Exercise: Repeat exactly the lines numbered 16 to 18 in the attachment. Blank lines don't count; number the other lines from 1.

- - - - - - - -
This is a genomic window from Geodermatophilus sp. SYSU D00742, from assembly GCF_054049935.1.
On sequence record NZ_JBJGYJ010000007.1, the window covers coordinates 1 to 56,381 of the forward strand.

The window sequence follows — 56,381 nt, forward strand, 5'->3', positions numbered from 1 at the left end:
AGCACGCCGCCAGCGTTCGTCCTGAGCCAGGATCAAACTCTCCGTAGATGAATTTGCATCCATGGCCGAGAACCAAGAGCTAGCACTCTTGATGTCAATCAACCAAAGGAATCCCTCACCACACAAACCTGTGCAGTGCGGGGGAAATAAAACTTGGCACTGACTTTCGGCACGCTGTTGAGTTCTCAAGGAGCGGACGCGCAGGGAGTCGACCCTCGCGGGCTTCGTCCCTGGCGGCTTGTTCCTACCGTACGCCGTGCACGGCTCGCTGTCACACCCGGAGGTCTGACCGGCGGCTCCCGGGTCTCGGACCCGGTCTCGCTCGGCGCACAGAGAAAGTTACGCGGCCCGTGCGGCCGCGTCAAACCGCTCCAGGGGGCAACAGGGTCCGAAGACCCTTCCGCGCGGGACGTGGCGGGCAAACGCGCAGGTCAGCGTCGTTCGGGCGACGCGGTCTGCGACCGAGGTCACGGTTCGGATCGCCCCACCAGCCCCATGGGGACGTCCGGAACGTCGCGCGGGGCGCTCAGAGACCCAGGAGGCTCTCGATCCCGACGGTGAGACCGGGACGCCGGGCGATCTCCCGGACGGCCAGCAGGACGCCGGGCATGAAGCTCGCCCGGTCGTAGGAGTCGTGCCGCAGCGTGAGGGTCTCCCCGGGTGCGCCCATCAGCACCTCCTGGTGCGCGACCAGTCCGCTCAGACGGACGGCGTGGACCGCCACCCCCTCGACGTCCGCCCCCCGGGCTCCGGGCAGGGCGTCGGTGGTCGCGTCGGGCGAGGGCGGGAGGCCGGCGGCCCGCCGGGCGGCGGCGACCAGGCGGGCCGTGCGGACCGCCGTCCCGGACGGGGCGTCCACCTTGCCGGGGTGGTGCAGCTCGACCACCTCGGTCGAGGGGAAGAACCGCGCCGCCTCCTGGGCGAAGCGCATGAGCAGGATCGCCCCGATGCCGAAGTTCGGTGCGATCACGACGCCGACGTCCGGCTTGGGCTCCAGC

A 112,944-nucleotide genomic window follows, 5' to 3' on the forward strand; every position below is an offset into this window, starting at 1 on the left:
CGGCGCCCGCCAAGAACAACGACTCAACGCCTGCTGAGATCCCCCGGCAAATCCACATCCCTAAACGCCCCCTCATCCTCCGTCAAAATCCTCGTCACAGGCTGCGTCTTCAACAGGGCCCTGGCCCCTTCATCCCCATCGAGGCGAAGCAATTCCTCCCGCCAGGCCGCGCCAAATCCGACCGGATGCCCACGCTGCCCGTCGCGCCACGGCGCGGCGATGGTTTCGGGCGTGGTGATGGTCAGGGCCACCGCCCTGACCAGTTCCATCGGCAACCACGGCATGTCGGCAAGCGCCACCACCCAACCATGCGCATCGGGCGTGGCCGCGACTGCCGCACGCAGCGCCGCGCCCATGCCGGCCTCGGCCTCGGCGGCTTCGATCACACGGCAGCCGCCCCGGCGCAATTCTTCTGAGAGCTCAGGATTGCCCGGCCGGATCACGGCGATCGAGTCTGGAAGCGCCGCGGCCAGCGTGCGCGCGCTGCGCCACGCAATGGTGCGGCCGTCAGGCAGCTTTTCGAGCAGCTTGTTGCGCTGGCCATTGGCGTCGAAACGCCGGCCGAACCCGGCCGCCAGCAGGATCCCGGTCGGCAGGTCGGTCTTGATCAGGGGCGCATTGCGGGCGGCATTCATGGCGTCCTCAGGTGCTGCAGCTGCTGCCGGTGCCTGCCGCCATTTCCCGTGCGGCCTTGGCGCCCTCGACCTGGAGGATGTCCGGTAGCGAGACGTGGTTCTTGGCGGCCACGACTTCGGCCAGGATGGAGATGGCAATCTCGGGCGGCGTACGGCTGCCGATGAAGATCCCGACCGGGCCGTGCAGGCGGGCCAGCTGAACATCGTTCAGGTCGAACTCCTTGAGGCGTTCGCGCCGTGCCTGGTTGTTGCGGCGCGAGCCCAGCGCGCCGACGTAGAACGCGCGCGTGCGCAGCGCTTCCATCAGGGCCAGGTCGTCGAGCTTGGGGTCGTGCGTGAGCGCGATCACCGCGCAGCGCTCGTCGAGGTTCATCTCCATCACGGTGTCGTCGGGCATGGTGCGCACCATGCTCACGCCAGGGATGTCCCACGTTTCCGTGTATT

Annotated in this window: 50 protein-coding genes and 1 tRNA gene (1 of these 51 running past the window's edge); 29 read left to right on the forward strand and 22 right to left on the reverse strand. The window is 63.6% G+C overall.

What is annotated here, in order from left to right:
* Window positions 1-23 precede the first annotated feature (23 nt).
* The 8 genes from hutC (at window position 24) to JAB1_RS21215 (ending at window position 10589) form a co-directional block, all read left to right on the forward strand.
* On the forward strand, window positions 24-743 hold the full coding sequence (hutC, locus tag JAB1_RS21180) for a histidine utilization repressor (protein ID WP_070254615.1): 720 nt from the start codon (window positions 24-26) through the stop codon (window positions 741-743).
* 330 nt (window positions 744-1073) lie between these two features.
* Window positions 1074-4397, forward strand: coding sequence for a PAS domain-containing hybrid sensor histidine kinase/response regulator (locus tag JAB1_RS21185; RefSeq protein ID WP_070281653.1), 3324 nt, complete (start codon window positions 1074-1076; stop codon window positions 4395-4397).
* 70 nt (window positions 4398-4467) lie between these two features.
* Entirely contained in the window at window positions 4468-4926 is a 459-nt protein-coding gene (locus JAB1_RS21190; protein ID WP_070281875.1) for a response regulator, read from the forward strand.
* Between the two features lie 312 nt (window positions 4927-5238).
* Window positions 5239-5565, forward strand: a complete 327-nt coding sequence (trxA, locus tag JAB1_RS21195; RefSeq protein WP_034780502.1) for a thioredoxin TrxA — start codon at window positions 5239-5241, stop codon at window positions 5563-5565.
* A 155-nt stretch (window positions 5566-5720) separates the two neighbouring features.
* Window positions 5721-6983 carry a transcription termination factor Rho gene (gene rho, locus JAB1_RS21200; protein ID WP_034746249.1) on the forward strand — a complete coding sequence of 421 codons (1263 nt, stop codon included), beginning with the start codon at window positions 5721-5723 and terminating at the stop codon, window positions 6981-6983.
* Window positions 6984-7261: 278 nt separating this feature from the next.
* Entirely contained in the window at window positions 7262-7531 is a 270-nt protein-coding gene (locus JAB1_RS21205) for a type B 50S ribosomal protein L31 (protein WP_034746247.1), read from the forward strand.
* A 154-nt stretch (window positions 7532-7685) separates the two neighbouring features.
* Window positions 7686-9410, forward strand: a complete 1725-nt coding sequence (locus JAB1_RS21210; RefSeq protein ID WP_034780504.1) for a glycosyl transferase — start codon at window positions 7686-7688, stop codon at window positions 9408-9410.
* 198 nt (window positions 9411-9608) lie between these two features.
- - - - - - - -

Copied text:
* Between the two features lie 312 nt (window positions 4927-5238).
* Window positions 5239-5565, forward strand: a complete 327-nt coding sequence (trxA, locus tag JAB1_RS21195; RefSeq protein WP_034780502.1) for a thioredoxin TrxA — start codon at window positions 5239-5241, stop codon at window positions 5563-5565.
* A 155-nt stretch (window positions 5566-5720) separates the two neighbouring features.